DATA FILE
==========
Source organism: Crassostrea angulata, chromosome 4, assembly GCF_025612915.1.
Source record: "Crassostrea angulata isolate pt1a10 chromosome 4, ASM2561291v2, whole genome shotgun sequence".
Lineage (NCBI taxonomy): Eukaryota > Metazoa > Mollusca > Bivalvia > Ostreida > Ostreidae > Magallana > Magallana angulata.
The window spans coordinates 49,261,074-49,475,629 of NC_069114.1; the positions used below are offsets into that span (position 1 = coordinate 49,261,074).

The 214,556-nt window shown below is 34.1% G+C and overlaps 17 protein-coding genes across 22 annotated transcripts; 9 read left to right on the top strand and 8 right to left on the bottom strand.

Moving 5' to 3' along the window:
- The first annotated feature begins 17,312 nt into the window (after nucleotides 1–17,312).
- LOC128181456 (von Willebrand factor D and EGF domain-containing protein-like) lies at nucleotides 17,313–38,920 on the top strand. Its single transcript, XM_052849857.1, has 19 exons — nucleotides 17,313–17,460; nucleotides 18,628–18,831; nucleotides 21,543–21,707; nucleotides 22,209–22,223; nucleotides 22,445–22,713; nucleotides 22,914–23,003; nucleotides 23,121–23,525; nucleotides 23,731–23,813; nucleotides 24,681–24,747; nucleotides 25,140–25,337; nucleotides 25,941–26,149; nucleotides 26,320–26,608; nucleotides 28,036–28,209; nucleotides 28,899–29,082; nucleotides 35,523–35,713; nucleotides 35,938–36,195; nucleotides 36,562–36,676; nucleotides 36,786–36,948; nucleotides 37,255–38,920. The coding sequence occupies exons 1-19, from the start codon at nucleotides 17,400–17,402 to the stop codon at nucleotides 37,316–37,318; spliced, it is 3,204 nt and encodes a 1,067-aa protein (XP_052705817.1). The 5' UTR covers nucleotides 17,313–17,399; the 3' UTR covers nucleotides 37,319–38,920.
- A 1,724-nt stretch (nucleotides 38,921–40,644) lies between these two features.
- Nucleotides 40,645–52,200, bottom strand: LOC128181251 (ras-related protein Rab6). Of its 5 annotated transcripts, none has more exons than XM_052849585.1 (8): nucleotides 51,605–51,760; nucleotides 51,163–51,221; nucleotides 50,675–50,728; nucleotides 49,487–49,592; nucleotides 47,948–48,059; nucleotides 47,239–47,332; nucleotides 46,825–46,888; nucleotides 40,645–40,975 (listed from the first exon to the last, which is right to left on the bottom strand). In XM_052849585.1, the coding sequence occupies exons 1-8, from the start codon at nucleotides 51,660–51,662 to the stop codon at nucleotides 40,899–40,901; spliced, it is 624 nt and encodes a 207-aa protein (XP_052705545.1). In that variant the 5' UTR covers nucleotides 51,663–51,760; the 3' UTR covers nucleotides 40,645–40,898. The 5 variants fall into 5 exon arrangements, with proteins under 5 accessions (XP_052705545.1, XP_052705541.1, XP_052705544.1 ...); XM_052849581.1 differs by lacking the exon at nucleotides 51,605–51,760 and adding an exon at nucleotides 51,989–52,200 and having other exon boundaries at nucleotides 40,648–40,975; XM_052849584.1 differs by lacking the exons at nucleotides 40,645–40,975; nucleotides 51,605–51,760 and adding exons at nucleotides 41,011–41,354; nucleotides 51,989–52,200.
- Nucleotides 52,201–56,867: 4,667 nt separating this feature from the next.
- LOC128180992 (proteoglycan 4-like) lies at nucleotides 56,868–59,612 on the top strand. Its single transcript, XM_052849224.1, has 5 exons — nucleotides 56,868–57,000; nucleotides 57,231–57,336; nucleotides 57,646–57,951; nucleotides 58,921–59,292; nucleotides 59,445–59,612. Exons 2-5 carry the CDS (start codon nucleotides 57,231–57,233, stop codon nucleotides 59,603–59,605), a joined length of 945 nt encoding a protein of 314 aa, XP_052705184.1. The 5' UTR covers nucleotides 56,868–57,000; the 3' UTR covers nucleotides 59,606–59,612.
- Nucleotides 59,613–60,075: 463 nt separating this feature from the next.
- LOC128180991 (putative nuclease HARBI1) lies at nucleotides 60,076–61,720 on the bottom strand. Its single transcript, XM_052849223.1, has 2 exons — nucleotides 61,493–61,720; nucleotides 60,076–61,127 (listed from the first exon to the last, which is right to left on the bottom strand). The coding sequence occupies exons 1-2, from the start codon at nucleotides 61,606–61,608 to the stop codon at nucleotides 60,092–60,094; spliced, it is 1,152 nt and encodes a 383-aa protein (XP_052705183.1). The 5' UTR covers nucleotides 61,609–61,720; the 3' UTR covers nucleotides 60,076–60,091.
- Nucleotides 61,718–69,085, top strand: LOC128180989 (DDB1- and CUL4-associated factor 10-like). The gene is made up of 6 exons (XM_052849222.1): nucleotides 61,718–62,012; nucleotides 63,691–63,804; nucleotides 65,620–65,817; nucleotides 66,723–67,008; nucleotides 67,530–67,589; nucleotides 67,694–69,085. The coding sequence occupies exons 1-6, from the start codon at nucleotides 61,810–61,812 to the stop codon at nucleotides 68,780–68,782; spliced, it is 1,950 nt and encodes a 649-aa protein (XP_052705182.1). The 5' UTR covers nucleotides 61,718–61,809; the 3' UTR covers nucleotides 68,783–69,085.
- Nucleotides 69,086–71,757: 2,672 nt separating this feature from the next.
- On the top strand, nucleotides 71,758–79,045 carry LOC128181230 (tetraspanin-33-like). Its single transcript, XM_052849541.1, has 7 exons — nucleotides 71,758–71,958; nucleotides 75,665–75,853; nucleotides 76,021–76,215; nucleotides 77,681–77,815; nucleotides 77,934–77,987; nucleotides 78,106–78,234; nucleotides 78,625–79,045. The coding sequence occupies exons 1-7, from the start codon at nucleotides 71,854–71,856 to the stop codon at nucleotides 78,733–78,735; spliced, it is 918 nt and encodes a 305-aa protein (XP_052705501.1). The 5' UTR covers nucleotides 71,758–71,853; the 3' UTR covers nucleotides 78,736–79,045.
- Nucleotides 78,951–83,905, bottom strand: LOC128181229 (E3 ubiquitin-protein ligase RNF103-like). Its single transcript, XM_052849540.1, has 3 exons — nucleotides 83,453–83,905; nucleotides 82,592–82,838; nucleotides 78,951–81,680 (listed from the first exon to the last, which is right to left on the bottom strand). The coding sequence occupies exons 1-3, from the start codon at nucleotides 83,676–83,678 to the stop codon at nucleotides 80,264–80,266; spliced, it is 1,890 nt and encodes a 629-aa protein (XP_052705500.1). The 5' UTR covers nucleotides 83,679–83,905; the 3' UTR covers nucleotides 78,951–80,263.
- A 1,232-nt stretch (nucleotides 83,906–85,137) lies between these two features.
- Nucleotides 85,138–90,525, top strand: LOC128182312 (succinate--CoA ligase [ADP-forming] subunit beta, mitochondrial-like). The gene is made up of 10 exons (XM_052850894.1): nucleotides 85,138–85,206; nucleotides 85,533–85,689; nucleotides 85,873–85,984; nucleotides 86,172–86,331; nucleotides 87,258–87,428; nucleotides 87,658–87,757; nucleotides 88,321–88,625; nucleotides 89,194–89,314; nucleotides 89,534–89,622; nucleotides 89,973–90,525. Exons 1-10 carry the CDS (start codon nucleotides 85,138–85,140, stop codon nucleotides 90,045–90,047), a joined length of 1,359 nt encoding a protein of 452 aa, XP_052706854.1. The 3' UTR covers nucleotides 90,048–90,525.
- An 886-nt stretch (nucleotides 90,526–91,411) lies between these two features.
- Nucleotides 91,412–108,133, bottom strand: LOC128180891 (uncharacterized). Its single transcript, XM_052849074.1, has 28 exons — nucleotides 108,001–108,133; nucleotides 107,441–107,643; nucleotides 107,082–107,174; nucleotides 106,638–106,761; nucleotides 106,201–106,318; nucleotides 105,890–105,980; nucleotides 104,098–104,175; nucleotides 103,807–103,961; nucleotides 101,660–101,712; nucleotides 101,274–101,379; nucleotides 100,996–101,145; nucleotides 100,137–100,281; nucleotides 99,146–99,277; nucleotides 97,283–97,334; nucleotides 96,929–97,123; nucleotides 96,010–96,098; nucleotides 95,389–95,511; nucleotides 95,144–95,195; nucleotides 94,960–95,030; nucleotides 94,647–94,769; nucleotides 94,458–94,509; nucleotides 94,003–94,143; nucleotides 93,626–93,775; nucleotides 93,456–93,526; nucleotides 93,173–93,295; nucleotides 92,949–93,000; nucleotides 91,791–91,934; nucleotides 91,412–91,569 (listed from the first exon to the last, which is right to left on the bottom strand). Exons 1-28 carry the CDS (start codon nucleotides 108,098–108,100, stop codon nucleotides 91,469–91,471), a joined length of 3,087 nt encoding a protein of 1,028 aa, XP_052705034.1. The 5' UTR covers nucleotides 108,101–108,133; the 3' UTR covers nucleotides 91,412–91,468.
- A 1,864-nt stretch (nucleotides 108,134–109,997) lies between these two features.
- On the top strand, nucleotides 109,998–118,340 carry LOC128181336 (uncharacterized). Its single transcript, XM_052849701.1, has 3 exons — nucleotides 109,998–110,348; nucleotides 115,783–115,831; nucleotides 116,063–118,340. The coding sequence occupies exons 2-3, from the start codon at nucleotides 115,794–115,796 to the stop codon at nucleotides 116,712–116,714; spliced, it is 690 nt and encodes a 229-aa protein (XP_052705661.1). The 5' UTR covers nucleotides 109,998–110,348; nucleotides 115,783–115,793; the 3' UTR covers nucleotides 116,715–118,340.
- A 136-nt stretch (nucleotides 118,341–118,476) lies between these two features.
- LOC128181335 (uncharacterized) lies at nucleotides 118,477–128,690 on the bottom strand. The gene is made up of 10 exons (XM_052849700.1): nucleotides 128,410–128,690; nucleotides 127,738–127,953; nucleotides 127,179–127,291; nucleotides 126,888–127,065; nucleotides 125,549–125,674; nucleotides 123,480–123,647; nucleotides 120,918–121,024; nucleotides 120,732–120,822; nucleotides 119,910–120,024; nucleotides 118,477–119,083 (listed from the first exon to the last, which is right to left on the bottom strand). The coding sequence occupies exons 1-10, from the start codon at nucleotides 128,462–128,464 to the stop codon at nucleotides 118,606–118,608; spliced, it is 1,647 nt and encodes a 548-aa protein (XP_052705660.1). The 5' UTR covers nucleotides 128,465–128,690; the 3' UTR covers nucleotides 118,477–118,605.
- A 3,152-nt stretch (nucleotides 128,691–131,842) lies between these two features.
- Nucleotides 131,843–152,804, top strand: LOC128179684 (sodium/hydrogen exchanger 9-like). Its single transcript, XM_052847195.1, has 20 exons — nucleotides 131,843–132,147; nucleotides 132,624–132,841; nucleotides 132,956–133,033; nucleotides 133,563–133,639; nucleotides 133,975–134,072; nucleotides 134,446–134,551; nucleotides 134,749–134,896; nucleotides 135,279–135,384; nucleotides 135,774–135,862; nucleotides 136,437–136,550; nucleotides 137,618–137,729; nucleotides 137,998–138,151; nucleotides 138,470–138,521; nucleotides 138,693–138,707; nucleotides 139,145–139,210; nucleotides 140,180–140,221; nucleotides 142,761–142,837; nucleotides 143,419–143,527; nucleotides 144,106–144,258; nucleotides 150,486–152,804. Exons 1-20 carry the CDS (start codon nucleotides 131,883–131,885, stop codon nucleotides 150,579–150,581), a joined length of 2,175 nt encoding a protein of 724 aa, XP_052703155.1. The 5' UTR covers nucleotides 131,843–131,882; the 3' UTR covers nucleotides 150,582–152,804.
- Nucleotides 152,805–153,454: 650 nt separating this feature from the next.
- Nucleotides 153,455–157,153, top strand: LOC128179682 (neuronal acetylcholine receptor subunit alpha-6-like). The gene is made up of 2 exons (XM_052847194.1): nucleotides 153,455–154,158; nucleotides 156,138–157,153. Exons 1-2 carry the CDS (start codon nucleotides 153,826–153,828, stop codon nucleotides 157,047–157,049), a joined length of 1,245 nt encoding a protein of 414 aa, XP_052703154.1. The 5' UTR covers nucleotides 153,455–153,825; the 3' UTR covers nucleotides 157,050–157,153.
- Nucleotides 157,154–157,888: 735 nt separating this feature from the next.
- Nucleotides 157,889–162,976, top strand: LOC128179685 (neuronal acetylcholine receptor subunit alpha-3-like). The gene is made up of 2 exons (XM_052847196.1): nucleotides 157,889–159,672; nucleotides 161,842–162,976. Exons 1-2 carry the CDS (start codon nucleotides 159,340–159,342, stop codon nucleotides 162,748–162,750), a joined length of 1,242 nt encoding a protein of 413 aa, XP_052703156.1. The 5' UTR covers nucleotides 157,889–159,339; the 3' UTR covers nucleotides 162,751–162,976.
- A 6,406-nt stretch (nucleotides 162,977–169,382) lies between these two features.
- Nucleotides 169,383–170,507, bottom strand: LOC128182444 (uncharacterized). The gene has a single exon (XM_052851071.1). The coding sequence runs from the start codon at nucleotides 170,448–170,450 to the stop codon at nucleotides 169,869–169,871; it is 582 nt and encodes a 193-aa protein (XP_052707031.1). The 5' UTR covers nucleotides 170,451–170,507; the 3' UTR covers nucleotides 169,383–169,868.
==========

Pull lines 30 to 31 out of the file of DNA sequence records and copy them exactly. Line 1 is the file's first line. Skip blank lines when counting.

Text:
- Nucleotides 153,455–157,153, top strand: LOC128179682 (neuronal acetylcholine receptor subunit alpha-6-like). The gene is made up of 2 exons (XM_052847194.1): nucleotides 153,455–154,158; nucleotides 156,138–157,153. Exons 1-2 carry the CDS (start codon nucleotides 153,826–153,828, stop codon nucleotides 157,047–157,049), a joined length of 1,245 nt encoding a protein of 414 aa, XP_052703154.1. The 5' UTR covers nucleotides 153,455–153,825; the 3' UTR covers nucleotides 157,050–157,153.
- Nucleotides 157,154–157,888: 735 nt separating this feature from the next.